They're easy to write, quick to read and do great in search engines. Why haven't you started writing listicles for your business yet?
You may not be aware of the name for it, but we guarantee you’ve read a listicle article before. Made popular by sites like BuzzFeed, listicles are defined by Merriam-Webster Dictionary as “a piece of writing or other content presented wholly or partly in the form of a list.” While this may sound like something that was invented to get out of long-form writing — and listicles have caught a great deal of flack online for not being “real” articles — there are big advantages to writing listicles that might not be apparent at first glance.
Just Keep Skimming
On average, users read only about 20 percent of your article. Skimming is a bad reading habit that many of us have picked up from perusing articles online. So even if your article is brimming with great information and helpful content, chances are, only a fifth of what you write will be read. Writing a listicle instead of a full fledged article makes it easier for skimmers to glance through the page and grasp your complete thought in bite-sized format.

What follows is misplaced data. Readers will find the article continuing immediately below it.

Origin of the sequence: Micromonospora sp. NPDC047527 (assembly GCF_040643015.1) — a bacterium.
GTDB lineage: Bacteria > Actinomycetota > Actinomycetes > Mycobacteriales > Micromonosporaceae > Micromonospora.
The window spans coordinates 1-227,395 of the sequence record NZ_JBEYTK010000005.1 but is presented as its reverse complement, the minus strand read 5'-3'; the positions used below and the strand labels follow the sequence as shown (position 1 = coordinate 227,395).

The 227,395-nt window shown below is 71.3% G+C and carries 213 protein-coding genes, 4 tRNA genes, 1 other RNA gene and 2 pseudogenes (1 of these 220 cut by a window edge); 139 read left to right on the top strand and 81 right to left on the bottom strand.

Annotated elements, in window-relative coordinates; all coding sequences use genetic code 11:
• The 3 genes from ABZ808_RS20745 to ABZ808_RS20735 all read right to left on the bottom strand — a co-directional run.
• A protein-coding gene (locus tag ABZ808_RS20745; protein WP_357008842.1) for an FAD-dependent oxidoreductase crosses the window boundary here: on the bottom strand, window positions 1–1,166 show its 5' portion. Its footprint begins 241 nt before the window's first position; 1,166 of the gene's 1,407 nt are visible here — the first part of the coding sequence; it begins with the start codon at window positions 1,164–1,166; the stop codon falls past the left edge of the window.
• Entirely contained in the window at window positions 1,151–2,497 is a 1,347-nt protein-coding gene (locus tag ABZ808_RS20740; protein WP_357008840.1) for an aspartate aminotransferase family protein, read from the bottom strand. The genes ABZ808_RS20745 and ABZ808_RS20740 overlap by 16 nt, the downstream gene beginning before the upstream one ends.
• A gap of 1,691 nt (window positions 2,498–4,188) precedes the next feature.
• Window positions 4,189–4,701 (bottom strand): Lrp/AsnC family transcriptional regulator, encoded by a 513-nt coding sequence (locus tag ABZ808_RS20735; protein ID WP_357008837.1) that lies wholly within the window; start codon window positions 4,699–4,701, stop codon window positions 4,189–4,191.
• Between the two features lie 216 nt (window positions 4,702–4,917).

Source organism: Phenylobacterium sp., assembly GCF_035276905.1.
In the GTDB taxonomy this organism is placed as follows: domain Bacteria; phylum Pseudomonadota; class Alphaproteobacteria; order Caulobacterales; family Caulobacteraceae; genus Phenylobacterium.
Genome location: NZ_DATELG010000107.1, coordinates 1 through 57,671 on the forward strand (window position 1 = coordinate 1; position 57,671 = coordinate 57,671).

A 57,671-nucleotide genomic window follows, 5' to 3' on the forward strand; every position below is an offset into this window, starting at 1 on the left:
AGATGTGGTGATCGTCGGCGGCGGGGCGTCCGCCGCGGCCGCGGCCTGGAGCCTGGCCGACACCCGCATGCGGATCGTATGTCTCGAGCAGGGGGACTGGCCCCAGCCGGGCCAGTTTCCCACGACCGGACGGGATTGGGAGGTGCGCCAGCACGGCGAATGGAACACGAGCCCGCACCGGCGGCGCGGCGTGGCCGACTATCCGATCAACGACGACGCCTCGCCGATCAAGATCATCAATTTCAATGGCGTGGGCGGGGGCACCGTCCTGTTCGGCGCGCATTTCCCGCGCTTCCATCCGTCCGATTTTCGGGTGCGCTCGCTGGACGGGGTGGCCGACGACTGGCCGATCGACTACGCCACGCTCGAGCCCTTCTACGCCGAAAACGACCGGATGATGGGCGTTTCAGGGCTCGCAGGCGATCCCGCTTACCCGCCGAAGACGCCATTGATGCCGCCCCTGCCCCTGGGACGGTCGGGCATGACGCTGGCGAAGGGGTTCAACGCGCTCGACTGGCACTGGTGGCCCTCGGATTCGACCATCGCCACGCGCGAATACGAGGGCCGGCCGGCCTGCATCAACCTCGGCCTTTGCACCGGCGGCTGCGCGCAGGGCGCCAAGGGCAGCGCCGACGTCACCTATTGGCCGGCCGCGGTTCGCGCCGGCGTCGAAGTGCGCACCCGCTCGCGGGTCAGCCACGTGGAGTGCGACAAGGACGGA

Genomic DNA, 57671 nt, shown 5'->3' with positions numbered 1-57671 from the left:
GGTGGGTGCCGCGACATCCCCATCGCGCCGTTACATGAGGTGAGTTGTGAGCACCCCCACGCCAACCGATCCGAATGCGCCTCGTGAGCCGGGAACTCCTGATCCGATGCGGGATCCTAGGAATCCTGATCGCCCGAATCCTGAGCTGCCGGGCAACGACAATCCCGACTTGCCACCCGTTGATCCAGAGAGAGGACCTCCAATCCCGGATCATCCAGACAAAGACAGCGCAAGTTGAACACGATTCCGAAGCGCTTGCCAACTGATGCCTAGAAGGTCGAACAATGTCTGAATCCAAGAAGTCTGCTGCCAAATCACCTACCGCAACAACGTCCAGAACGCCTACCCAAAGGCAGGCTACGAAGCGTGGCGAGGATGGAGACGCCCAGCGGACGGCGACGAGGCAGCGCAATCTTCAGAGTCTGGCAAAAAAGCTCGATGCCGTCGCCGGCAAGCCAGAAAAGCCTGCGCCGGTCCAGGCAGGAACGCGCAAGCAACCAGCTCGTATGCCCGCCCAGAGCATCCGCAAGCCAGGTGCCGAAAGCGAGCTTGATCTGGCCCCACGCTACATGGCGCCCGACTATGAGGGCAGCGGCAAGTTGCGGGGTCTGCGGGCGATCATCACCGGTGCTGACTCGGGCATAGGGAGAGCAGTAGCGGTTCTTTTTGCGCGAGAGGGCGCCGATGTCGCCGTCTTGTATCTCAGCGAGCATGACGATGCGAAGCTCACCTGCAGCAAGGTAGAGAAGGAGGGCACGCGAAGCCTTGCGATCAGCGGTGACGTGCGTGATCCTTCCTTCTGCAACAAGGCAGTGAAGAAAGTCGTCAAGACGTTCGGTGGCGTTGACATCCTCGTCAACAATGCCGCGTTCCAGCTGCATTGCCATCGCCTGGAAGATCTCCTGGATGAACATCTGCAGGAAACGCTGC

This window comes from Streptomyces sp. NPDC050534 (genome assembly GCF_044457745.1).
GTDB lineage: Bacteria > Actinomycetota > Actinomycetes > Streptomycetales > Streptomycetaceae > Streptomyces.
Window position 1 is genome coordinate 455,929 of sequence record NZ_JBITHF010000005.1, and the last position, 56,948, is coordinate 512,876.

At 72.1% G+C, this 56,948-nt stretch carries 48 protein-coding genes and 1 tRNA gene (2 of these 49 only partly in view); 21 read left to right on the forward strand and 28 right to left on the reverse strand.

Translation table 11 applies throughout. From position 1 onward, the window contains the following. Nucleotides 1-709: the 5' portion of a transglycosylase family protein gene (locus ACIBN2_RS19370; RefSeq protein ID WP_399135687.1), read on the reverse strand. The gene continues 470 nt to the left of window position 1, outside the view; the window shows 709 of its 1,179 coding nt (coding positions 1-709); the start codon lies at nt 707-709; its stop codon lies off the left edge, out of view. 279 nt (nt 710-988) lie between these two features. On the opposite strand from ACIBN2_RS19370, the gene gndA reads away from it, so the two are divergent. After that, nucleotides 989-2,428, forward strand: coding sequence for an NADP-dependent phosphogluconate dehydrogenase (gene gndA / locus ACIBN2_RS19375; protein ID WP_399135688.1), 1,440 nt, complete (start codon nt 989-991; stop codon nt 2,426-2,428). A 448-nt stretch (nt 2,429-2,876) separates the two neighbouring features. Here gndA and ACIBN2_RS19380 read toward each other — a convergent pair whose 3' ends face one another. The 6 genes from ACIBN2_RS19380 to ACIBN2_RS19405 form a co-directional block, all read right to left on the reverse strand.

Pack a Punch of Information
Writing information in a listicle keeps it compact and means you should keep your points concise. If there’s more to a subject that you’d like users to know, then link off to another blog post on your site that explains things further. Linking back internally to other parts of your site looks good to search engines, and it will keep your listicle from getting too long.
Google Loves Listicles
Search engines look for keywords in several spots, but they favor some areas in particular. One of those spots is subheads. When you make a subhead (by choosing a paragraph style meant for headlines) then Google reads that as a tentative outline for what your article holds. Make each point in your listicle a subhead and you’ll end up having a SEO-rich blog post in no time.